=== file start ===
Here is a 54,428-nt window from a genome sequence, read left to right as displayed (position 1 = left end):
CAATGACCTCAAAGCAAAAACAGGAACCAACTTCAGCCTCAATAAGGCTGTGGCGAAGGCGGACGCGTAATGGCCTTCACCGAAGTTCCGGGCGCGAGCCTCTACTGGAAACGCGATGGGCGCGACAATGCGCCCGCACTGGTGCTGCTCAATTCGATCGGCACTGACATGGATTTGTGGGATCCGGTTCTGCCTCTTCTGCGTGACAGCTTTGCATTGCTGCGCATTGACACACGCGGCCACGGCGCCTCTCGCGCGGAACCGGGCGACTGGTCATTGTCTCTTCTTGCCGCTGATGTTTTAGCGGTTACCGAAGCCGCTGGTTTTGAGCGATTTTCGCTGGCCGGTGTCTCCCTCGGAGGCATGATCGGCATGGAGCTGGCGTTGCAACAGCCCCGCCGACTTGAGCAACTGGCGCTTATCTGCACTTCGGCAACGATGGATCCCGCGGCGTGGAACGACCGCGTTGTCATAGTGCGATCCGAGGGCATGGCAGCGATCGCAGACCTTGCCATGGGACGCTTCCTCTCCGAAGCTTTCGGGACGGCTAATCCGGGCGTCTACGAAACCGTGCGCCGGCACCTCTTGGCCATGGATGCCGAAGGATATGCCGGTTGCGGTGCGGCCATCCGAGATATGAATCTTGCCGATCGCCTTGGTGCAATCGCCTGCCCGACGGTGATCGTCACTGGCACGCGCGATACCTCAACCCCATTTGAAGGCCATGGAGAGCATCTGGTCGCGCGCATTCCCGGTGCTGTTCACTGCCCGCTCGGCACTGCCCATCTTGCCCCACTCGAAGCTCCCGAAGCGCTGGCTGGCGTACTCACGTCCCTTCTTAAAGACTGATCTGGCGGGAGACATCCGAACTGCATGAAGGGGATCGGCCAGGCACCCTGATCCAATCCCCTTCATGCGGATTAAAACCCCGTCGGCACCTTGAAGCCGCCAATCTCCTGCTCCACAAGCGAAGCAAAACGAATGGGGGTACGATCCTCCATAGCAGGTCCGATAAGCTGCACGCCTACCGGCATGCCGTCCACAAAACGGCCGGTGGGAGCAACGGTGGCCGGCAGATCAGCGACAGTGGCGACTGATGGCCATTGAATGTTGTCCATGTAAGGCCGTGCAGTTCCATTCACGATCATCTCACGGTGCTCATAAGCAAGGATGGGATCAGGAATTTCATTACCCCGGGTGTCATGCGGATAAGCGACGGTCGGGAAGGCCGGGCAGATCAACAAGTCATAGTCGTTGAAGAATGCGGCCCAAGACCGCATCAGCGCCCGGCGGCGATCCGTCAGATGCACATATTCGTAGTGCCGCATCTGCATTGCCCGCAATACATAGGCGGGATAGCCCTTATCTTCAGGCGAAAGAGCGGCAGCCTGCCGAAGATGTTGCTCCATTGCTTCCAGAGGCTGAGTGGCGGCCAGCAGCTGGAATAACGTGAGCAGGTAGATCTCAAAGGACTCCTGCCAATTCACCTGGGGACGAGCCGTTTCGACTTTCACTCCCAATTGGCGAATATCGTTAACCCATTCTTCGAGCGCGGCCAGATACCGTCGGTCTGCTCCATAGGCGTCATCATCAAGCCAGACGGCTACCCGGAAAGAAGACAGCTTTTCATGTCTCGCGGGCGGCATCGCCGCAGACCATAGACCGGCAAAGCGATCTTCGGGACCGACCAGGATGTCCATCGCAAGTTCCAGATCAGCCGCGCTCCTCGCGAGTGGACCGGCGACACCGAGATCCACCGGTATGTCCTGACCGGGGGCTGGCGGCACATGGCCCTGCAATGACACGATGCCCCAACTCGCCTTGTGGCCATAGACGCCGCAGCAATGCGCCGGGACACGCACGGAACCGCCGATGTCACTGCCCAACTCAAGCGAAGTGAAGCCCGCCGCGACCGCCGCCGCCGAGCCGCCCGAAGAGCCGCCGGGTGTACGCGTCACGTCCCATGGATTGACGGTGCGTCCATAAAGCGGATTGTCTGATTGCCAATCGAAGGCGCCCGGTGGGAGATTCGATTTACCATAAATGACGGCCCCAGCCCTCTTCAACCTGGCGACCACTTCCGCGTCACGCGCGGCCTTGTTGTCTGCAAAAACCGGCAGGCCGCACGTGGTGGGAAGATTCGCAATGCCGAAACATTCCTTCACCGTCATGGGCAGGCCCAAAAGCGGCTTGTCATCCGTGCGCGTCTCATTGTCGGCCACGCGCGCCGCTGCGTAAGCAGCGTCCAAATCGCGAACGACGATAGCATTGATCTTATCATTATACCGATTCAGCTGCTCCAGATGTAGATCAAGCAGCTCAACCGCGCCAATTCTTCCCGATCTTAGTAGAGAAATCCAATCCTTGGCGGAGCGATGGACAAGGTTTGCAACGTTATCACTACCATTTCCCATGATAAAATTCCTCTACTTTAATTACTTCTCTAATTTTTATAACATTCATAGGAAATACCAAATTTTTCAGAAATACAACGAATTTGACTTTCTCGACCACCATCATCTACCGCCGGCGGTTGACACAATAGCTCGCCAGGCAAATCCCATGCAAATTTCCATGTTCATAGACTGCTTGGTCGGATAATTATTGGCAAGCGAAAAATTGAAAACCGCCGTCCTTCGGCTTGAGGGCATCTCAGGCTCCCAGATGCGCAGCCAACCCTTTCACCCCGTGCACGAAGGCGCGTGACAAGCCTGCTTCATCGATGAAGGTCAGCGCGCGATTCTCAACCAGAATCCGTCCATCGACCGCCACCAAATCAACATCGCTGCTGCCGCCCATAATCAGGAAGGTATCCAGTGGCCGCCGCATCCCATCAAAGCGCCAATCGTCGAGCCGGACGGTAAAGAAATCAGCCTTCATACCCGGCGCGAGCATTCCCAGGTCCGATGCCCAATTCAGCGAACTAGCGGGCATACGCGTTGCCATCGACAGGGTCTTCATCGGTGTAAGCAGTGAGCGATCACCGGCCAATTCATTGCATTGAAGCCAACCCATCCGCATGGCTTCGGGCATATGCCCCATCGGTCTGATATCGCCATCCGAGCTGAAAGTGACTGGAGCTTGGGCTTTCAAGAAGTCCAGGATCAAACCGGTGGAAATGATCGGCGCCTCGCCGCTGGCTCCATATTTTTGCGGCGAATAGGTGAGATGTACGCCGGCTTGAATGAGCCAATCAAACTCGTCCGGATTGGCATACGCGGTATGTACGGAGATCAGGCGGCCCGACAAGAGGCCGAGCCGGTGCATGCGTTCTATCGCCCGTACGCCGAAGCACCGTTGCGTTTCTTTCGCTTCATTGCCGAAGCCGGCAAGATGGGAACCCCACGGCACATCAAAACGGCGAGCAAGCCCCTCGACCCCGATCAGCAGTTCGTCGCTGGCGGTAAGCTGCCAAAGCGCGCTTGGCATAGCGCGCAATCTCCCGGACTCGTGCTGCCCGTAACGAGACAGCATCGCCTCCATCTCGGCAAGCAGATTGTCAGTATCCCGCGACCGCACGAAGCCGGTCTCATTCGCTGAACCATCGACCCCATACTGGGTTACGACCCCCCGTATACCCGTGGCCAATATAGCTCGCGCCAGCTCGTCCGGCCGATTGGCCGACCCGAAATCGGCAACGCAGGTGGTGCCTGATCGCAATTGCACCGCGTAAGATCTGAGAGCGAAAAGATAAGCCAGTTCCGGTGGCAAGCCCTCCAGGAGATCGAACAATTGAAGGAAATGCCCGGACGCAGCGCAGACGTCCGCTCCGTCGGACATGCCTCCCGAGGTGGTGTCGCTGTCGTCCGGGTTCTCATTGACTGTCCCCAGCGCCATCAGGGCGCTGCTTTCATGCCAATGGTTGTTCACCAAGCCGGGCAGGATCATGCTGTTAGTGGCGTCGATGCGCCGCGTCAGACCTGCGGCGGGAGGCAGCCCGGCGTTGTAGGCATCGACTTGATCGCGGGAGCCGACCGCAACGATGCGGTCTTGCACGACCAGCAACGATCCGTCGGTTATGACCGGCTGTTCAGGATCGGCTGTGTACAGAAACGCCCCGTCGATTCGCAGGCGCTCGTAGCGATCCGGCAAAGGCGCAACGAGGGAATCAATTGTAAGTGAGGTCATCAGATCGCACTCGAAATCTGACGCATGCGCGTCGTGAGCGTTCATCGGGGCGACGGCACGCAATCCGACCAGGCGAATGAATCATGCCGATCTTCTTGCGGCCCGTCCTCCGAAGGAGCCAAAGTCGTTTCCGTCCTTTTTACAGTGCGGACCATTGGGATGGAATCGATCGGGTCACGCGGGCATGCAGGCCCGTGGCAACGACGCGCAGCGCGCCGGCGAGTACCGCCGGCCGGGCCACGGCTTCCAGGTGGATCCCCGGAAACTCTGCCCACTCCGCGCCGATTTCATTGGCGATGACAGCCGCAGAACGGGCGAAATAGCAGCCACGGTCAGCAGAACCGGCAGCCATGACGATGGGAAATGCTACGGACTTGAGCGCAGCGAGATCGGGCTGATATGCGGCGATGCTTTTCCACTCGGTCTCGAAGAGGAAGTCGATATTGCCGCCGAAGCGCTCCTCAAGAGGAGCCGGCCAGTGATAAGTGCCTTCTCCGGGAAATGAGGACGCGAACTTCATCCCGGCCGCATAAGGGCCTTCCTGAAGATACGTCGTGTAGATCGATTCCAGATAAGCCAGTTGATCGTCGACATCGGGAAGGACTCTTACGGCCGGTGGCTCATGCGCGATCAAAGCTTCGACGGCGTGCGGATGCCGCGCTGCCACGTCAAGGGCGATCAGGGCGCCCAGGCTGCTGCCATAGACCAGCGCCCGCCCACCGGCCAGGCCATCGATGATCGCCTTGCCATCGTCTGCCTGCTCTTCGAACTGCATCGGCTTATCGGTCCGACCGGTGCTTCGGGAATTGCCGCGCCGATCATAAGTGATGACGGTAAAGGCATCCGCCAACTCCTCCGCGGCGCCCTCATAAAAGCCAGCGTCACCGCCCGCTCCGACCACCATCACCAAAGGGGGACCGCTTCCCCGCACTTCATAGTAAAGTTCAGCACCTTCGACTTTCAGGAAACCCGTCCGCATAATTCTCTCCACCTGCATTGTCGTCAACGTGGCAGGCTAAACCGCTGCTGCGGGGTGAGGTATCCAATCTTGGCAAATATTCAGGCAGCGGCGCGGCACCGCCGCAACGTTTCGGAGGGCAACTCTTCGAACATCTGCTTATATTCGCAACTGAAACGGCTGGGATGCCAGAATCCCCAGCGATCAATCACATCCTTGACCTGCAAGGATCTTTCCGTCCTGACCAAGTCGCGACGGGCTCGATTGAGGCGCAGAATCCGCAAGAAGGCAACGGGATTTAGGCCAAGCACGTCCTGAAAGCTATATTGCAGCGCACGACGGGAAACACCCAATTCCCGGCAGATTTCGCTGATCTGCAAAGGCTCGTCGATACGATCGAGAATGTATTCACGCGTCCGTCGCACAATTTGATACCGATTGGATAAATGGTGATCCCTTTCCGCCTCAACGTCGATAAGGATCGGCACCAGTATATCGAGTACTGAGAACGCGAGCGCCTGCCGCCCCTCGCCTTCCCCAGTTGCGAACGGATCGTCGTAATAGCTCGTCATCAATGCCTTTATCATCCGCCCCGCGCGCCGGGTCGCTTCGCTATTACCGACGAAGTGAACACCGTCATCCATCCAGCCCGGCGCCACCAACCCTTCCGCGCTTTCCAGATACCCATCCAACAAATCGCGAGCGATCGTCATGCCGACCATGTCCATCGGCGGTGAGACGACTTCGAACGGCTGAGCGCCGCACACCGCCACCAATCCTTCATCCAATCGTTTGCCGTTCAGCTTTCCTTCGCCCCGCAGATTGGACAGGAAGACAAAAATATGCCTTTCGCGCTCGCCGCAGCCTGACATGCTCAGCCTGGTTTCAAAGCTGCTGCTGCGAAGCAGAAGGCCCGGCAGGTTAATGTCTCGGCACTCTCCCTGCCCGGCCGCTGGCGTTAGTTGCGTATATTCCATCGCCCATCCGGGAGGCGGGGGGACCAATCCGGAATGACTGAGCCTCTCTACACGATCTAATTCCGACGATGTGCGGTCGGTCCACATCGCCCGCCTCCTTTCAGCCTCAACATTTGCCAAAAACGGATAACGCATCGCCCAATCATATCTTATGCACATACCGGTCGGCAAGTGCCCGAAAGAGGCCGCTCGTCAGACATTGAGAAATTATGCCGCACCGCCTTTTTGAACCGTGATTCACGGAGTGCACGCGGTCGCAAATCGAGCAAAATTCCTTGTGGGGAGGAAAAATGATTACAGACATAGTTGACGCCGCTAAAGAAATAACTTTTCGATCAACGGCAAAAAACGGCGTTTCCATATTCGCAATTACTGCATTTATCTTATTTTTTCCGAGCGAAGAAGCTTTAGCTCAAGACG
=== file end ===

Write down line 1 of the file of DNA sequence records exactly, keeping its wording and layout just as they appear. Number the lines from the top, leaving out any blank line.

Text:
Here is a 54,428-nt window from a genome sequence, read left to right as displayed (position 1 = left end):